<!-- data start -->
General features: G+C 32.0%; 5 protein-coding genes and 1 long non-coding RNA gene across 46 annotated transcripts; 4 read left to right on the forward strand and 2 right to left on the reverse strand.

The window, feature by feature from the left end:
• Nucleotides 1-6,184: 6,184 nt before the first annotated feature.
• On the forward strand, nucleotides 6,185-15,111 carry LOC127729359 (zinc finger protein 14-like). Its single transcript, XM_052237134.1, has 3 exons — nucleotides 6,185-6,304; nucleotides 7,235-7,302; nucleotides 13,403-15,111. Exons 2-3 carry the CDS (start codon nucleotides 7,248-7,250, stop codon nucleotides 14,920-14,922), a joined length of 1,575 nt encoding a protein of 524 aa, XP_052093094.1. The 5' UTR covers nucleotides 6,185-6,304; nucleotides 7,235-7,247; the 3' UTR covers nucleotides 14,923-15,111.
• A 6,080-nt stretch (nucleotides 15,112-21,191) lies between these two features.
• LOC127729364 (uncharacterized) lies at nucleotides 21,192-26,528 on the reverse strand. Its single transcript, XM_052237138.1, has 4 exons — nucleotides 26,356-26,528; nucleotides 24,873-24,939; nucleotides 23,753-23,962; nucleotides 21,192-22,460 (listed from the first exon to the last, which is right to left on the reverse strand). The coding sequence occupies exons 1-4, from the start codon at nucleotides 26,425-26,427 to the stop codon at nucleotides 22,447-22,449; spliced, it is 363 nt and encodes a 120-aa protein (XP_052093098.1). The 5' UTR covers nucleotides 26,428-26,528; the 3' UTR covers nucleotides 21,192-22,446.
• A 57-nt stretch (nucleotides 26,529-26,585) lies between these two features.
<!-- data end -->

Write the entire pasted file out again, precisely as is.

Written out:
General features: G+C 32.0%; 5 protein-coding genes and 1 long non-coding RNA gene across 46 annotated transcripts; 4 read left to right on the forward strand and 2 right to left on the reverse strand.

The window, feature by feature from the left end:
• Nucleotides 1-6,184: 6,184 nt before the first annotated feature.
• On the forward strand, nucleotides 6,185-15,111 carry LOC127729359 (zinc finger protein 14-like). Its single transcript, XM_052237134.1, has 3 exons — nucleotides 6,185-6,304; nucleotides 7,235-7,302; nucleotides 13,403-15,111. Exons 2-3 carry the CDS (start codon nucleotides 7,248-7,250, stop codon nucleotides 14,920-14,922), a joined length of 1,575 nt encoding a protein of 524 aa, XP_052093094.1. The 5' UTR covers nucleotides 6,185-6,304; nucleotides 7,235-7,247; the 3' UTR covers nucleotides 14,923-15,111.
• A 6,080-nt stretch (nucleotides 15,112-21,191) lies between these two features.
• LOC127729364 (uncharacterized) lies at nucleotides 21,192-26,528 on the reverse strand. Its single transcript, XM_052237138.1, has 4 exons — nucleotides 26,356-26,528; nucleotides 24,873-24,939; nucleotides 23,753-23,962; nucleotides 21,192-22,460 (listed from the first exon to the last, which is right to left on the reverse strand). The coding sequence occupies exons 1-4, from the start codon at nucleotides 26,425-26,427 to the stop codon at nucleotides 22,447-22,449; spliced, it is 363 nt and encodes a 120-aa protein (XP_052093098.1). The 5' UTR covers nucleotides 26,428-26,528; the 3' UTR covers nucleotides 21,192-22,446.
• A 57-nt stretch (nucleotides 26,529-26,585) lies between these two features.